# An Algebra of R00, R01, R10, and R11

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Quote from Vadim on May 23, 2021, 5:13 pmWhen running Mace4 with RL axioms it often outputs the 2 and 4 element models. Anthony suggested that we need to exclude from consideration the lattices which honor distributive property, and impose some restrictions onto sublattice bounded between [latex]R_{00}[/latex] and [latex]R_{01}[/latex]. In other words, the minimal admissible universes are considered to be the diamond lattice

M_{3}and the pentagon latticeN_{5}. (I'm actually not sure if I ever encountered theM_{3}in my Mace4 ventures, so interpreting elements ofM_{3}as database relations is a worthy exercise).Consider the universe of the 4 relations (forgive me, galaxies) [latex]R_{00}, R_{01}, R_{10},[/latex] and [latex]R_{11}[/latex]. Even though it is distributive lattice, it is legitimate universe, as witnessed by the following interpretation:

[latex]R_{10} = \langle \{p\}, \emptyset \rangle[/latex]

[latex]R_{11} = \langle \{p\}, \{0\} \rangle[/latex]

(The interpretation of the other two is standard).

Here is the list of equalities among these elements:

R00' = R01. R10' = R11. R00 = R01'. R10 = R11'. R00` = R10. R01` = R11. R00 = R10`. R01 = R11`. R10 = R00 ^ R11. R01 = R00 v R11.In this universe the attribute inversion operation honors the law of double negation:

`x``=x.`

P.S. Finding all those equalities became kind of sport activity. Therefore, for those readers who ask the question: "What is there for me?", I'd suggest that discovering a mathematical identity is often rewarded with your name attached to it. And those attachements last for a very long time, arguably outliving anything in programming area, or even in computer science.

When running Mace4 with RL axioms it often outputs the 2 and 4 element models. Anthony suggested that we need to exclude from consideration the lattices which honor distributive property, and impose some restrictions onto sublattice bounded between R_{00} and R_{01}. In other words, the minimal admissible universes are considered to be the diamond lattice *M*_{3} and the pentagon lattice *N*_{5}. (I'm actually not sure if I ever encountered the *M*_{3} in my Mace4 ventures, so interpreting elements of *M*_{3} as database relations is a worthy exercise).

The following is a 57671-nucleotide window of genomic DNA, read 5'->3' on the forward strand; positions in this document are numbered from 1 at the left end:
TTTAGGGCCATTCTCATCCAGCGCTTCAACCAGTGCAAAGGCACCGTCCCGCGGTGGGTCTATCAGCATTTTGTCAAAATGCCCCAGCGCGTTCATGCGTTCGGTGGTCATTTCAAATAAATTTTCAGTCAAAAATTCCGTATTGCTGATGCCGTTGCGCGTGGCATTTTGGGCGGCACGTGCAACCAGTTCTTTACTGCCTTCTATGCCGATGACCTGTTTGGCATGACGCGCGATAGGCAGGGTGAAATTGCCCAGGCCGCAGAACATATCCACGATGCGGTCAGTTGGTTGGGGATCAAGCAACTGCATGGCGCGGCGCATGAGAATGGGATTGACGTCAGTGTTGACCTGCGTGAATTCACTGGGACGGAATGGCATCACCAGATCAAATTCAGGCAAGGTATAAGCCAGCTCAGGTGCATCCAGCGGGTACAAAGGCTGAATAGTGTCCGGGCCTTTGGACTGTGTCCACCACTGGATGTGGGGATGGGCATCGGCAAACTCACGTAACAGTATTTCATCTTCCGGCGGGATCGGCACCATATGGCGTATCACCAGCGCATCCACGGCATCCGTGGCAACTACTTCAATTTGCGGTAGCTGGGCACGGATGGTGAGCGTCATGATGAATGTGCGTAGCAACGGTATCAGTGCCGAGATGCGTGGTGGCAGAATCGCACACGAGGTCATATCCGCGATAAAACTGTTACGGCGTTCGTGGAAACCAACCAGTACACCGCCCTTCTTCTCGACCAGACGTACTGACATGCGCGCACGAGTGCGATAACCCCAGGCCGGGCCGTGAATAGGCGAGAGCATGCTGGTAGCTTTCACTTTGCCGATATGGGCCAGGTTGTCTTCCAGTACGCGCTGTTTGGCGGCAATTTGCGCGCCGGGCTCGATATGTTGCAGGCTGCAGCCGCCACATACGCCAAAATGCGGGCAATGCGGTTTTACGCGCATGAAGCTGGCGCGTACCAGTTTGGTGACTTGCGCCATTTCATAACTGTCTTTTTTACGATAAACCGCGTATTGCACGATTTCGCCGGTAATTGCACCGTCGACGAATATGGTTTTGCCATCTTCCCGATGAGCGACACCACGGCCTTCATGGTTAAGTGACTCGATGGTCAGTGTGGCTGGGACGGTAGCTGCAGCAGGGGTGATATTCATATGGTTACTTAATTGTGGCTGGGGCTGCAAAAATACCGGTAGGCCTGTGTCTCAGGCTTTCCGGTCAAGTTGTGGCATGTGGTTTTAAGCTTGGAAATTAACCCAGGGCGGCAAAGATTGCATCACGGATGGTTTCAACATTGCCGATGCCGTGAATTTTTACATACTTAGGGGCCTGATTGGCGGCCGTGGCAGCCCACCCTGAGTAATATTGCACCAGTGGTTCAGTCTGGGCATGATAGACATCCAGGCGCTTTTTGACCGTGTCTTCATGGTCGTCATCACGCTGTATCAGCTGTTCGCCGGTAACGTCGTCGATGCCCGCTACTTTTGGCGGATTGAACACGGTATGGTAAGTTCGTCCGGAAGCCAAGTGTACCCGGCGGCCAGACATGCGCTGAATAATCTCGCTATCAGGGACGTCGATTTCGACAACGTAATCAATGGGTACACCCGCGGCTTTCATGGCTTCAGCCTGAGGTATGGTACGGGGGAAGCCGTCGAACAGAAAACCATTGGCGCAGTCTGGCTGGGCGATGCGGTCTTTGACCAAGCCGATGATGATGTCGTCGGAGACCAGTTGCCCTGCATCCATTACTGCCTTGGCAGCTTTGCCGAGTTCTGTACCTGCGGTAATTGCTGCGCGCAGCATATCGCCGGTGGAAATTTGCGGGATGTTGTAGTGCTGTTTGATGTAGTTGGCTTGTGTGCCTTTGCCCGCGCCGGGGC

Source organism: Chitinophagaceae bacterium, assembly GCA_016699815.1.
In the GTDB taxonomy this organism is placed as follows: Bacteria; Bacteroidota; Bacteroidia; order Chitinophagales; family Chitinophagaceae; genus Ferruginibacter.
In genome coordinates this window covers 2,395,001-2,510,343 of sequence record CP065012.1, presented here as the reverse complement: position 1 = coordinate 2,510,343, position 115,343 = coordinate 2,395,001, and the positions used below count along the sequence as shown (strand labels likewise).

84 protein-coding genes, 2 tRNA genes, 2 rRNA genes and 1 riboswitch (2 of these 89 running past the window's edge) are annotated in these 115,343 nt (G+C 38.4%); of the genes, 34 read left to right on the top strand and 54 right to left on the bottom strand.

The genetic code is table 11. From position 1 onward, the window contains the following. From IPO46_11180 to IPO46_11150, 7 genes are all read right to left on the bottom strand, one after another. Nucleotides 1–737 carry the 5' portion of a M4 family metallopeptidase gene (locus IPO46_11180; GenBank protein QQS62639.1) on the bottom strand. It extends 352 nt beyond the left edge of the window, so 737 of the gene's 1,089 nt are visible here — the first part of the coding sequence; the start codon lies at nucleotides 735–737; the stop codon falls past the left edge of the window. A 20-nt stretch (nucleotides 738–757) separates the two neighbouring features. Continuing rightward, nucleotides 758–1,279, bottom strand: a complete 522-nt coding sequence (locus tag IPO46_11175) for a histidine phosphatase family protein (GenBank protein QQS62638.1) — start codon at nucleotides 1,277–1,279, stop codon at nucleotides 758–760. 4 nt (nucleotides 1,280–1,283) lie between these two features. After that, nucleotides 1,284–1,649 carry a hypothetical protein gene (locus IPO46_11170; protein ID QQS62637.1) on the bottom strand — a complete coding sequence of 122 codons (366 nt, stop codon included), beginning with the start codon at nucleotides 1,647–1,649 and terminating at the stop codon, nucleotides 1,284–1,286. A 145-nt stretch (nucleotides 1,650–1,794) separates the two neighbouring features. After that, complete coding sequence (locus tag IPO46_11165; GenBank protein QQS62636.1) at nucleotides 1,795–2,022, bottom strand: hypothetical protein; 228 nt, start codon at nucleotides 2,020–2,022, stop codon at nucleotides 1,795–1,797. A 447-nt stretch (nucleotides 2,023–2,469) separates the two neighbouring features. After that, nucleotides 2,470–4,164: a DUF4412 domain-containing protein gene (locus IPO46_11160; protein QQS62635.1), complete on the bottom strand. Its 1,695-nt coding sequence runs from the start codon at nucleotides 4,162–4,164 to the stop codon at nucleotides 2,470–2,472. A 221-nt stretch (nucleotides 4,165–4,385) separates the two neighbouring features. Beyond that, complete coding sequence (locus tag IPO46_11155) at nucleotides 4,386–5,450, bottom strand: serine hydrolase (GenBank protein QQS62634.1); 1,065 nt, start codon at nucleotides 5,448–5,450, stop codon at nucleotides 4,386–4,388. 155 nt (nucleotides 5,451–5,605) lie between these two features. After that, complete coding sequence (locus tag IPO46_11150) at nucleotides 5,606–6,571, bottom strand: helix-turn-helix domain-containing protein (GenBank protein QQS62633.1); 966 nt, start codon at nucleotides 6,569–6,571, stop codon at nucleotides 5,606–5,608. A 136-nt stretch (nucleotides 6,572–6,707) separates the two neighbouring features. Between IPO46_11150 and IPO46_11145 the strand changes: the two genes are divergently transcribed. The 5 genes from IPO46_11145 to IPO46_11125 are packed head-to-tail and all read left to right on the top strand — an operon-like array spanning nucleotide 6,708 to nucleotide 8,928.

Consider the universe of the 4 relations (forgive me, galaxies) R_{00}, R_{01}, R_{10}, and R_{11}. Even though it is distributive lattice, it is legitimate universe, as witnessed by the following interpretation:

R_{10} = \langle \{p\}, \emptyset \rangle

R_{11} = \langle \{p\}, \{0\} \rangle

(The interpretation of the other two is standard).

Here is the list of equalities among these elements:

R00' = R01. R10' = R11. R00 = R01'. R10 = R11'. R00` = R10. R01` = R11. R00 = R10`. R01 = R11`. R10 = R00 ^ R11. R01 = R00 v R11.

In this universe the attribute inversion operation honors the law of double negation:

`x``=x.`

P.S. Finding all those equalities became kind of sport activity. Therefore, for those readers who ask the question: "What is there for me?", I'd suggest that discovering a mathematical identity is often rewarded with your name attached to it. And those attachements last for a very long time, arguably outliving anything in programming area, or even in computer science.

Quote from AntC on May 24, 2021, 3:02 amQuote from Vadim on May 23, 2021, 5:13 pmWhen running Mace4 with RL axioms it often outputs the 2 and 4 element models.

All the models I'm getting have an element count that is a power of 2. I smell a rat.

Anthony suggested that we need to exclude from consideration the lattices which honor distributive property, and impose some restrictions onto sublattice bounded between [latex]R_{00}[/latex] and [latex]R_{01}[/latex]. In other words, the minimal admissible universes are considered to be the diamond lattice

M_{3}and the pentagon latticeN_{5}. (I'm actually not sure if I ever encountered theM_{3}in my Mace4 ventures, so interpreting elements ofM_{3}as database relations is a worthy exercise).No, an

`M`

_{3}sub-lattice can't appear in arelationallattice. An`N`

_{5}sub-lattice certainly should appear, but your axioms prevent it. I smell a rat.Consider the universe of the 4 relations (forgive me, galaxies) [latex]R_{00}, R_{01}, R_{10},[/latex] and [latex]R_{11}[/latex]. Even though it is distributive lattice, it is legitimate universe, as witnessed by the following interpretation:

[latex]R_{10} = \langle \{p\}, \emptyset \rangle[/latex]

[latex]R_{11} = \langle \{p\}, \{0\} \rangle[/latex]

There's also an interpretation from those axioms (2-, 4- 8- or 16-elements) with

`Fullest = Emptiest`

aka`R11 = R10`

/lattice bottom. In those models`DUM = DEE`

aka`R00 = R01`

/lattice top. So

- your axioms do not give a unique/stable model;
- your axioms can put
`DUM/R00`

in a ridiculous place;- your axioms (I suspect) generate only Boolean Algebras, not elements that correspond to relations with differing headings.
- I generated those models by asking Mace4 to counter
`r1 NatJoin DUM = r2 NatJoin DUM`